91.7 Ann Arbor/Detroit 104.1 Grand Rapids 91.3 Port Huron 89.7 Lansing 91.1 Flint
Play Live Radio
Next Up:
0:00 0:00
Available On Air Stations

State Supreme Court sets new rules for sentencing youth to life

Judge's gavel with books on a desk

The Michigan Supreme Court has set new boundaries around life sentences for young people convicted of murder.

The 4-3 decisions were closely divided between the court’s Democratic Party-nominated justices and the justices nominated by the Republican Party.

The majority on a divided court held that automatic sentences of life without parole for defendants 18 or younger constitute “cruel or unusual punishment” under the Michigan Constitution, and that the decision will align Michigan with a key U.S. Supreme Court opinion, Miller v. Alabama.

Deborah LaBelle is an attorney with the American Civil Liberties Union of Michigan. She said the decisions require courts to take a highly individualized approach to sentencing juveniles.

“So what the judge should be looking at, is this a child capable of rehabilitation and change as they grow up or are they somehow irredeemable?” she told Michigan Public Radio.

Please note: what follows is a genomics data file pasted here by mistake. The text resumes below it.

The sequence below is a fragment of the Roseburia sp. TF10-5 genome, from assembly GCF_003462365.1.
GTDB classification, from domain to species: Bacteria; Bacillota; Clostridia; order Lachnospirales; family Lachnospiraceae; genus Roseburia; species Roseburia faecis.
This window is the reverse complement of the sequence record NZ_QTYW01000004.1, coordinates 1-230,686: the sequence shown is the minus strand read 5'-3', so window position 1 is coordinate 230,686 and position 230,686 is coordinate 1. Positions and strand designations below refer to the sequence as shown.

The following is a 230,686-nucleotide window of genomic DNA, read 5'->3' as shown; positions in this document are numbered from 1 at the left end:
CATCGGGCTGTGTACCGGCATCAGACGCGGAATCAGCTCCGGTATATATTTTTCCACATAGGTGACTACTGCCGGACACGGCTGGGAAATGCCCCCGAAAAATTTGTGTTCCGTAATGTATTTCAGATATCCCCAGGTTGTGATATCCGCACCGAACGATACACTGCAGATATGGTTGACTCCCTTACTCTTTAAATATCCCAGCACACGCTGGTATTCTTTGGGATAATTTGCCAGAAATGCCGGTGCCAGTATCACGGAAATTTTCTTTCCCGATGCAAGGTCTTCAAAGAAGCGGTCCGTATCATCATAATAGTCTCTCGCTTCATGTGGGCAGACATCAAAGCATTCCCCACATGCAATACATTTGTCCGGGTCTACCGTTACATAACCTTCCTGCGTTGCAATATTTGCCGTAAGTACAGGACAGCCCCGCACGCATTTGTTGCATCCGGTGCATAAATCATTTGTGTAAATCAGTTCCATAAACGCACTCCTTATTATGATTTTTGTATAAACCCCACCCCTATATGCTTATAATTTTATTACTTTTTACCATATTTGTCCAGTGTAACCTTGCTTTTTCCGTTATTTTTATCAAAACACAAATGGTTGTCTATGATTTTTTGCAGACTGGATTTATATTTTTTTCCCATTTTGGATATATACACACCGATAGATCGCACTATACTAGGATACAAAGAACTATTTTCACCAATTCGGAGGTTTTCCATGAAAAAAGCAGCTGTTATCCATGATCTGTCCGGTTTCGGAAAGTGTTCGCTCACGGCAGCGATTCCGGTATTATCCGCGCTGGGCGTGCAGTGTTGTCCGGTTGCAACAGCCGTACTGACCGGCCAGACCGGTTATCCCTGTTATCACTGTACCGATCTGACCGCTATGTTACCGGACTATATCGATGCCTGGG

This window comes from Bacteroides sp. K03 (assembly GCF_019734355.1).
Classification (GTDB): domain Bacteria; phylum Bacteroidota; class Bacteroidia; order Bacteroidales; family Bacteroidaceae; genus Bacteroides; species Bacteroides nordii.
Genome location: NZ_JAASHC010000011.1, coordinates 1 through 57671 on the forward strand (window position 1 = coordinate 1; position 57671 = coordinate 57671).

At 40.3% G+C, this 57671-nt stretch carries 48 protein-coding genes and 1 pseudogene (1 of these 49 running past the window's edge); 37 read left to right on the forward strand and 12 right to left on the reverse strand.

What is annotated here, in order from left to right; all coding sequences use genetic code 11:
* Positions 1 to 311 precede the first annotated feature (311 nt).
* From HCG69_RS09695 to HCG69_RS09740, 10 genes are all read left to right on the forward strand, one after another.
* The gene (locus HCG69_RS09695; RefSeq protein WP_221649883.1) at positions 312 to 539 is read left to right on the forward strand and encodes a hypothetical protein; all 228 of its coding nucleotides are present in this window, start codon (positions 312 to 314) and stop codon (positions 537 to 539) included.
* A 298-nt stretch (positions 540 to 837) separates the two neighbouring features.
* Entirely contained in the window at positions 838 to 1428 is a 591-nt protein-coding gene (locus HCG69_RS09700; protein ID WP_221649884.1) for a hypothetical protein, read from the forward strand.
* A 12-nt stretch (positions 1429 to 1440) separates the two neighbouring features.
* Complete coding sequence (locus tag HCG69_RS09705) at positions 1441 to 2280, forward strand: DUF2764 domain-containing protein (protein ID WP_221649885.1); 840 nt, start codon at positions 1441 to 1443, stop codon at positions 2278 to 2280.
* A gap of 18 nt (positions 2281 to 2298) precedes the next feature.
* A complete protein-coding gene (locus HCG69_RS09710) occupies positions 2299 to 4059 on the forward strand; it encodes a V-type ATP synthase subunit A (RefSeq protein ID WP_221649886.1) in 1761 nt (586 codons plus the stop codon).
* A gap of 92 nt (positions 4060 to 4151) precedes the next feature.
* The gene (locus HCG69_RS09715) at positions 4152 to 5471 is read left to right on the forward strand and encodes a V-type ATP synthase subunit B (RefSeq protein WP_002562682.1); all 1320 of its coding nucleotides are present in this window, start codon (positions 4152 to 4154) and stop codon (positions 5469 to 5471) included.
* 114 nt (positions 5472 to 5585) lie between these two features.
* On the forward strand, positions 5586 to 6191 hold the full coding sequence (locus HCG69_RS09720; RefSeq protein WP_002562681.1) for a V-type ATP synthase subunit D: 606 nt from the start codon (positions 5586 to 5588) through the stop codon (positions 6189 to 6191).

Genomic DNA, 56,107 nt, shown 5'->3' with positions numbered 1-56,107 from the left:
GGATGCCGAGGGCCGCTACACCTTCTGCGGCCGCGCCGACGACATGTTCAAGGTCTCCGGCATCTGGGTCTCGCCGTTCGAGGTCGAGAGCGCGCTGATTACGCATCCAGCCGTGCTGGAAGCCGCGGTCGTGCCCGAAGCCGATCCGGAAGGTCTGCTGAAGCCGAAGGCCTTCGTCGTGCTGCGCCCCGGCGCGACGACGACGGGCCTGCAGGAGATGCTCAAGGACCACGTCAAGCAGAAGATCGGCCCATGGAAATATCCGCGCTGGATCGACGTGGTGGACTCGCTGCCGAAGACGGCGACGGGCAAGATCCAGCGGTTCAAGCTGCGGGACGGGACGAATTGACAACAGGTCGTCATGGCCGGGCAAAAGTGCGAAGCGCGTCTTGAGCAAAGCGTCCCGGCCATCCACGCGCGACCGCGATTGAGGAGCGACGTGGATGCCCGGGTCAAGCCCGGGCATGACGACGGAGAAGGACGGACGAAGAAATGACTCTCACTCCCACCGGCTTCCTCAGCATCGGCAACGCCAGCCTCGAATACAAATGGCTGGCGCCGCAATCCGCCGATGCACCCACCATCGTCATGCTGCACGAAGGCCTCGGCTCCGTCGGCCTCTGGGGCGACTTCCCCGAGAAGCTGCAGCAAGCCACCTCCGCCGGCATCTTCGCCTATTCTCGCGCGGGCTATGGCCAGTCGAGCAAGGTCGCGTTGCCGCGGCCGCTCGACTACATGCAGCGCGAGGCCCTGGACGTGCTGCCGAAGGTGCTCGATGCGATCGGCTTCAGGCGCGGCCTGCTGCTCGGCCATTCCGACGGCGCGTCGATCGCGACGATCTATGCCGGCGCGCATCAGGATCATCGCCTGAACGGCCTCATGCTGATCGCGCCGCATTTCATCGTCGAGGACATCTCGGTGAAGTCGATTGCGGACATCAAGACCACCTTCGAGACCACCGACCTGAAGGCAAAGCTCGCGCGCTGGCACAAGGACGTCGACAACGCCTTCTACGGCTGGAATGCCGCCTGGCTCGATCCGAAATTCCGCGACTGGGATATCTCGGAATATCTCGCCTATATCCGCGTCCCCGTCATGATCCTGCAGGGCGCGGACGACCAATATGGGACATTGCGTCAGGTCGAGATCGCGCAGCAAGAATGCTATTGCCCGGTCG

LaBelle said the decisions could affect hundreds of people sent to prison as teenagers, who will now get a chance at parole.

In one of the cases, Republican-nominated Justice David Viviano’s dissent accused the majority of acting outside its authority.

“The majority’s holding finds no support in the statute and conflicts with our case law, and its rewriting of the statute raises serious separation-of-powers concerns,” he wrote.

Rick Pluta is Senior Capitol Correspondent for the Michigan Public Radio Network. He has been covering Michigan’s Capitol, government, and politics since 1987.
Related Content
  • As this infographic shows, only Pennsylvania ranks higher than Michigan when it comes to handing out life sentences without the possibility for parole to…
  • With two landmark rulings, the United States Supreme Court has made it clear: Mandatory sentences of life without parole for juveniles are unconstitutional. This has meant that the more than 360 so-called juvenile lifers in Michigan -- the second-highest total in the nation -- are eligible for re-sentencing, and possibly a second chance. It’s also meant time-consuming case reviews and court hearings, and, for victims’ families, often a painful reopening of the worst moments in their lives.The week of December 12th, 2016, Michigan Radio took a close look at how Michigan is following up on these landmark U.S. Supreme Court rulings.Are juvenile lifers in Michigan getting a second chance?It's a difficult discussion that has life and death stakes, murders and victims, issues of justice and fairness, and a lot of legal maneuvering. It's also a conversation about how we, as a society, should treat the most troubled children among us.There are few easy answers. See our entire series below.
  • The American Civil Liberties Union is suing the state of Michigan for its law that allows people convicted as minors to be imprisoned for life with no…